The ban, issued by the Xiamen Education Bureau, comes 10 days before the National College Entrance Examination.
Almost ten million students across China sit for the notoriously difficult, two-day exam every year.
High schools should instead provide psychological guidance, the China Youth Daily report said.
An “unconventional measure of blowing off steam before the exam has prevailed in recent years, with students tearing their textbooks into pieces and throwing them off the school building. Some choose to yell in the school buildings to cheer themselves up as well,” CCTV said in an online post.
Xiamen officials also encouraged schools to let students relieve stress in a more “healthy way”, the post said, without giving specifics.
The exam, called the Gaokao, determines if and where students will go to university.
Stephen McDonell, China Correspondent, BBC News
Young Chinese people see the Gaokao as a make-or-break moment with a result that could see them hurtle down one of life’s paths or another: poor farmer or doctor; factory worker or scientist.
The exams have been criticised for leading to a culture of cramming and rote learning. When you’re competing with millions of students fighting for limited places the temptation to cheat is high and you can hear Chinese people speaking openly about doing this.
At its most extreme the stress from the Gaokou is thought to lead to clinical depression and even suicide.
Jack Ma, the founder of Chinese online shopping giant Alibaba, had to sit the exam three times in order to get into university. China’s number two leader Li Keqiang once used the Gaokao to springboard himself from poor Anhui Province into China’s most prestigious academic establishment Peking University.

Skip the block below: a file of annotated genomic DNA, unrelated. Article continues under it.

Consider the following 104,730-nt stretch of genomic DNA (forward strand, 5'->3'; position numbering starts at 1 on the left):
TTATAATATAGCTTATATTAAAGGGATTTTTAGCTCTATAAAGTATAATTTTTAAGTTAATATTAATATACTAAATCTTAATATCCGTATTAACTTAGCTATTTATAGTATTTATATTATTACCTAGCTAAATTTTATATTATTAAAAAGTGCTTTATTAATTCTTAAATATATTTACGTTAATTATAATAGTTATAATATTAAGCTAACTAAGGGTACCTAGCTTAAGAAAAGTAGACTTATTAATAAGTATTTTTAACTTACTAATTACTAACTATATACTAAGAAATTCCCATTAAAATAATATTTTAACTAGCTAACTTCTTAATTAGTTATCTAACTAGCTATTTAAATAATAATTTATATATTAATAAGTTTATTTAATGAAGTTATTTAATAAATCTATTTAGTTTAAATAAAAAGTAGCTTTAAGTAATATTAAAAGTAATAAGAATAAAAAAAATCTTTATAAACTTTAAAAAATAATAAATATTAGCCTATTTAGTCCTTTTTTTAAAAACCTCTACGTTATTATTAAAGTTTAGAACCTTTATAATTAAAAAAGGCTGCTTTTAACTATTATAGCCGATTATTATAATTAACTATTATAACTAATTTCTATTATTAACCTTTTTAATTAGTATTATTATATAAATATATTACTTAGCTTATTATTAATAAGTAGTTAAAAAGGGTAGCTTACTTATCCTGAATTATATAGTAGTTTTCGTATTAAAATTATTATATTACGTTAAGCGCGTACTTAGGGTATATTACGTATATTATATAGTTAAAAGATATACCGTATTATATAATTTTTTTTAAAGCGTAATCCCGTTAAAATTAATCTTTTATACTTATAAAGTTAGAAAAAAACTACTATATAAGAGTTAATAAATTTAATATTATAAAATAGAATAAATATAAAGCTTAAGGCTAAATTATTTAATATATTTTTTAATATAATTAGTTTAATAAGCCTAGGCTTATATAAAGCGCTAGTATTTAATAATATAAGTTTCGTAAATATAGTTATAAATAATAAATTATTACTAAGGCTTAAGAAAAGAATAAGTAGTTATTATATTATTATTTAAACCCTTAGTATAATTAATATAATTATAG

Recently a judge let a young man off after he first failed the Gaokao, then was caught stealing basic items on 17 occasions in order to survive, study and take the exam again. After his family repaid the victims, he will re-sit the Gaokao in the coming weeks.
‘Waste of resources’
In a poll on Chinese website Sina, 51% of users said they did not support the ban. Some users commented saying that the books belonged to the students, so it was up to them what they wanted to do with it.
Others pointed out that the students were unlikely to tear up their textbooks before their exams, and that they were simply tearing up scrap paper.
However, another Sina user pointed out they were in support of the ban, saying that the practice was a waste of resources, adding that the books could be given to other classmates or sold instead.
According to the Global Times, seven students in Hubei Province were allegedly expelled last year for tearing up textbooks and flinging them out of the school’s windows.
The school later said the students had only been warned and they would still be able to take the exam.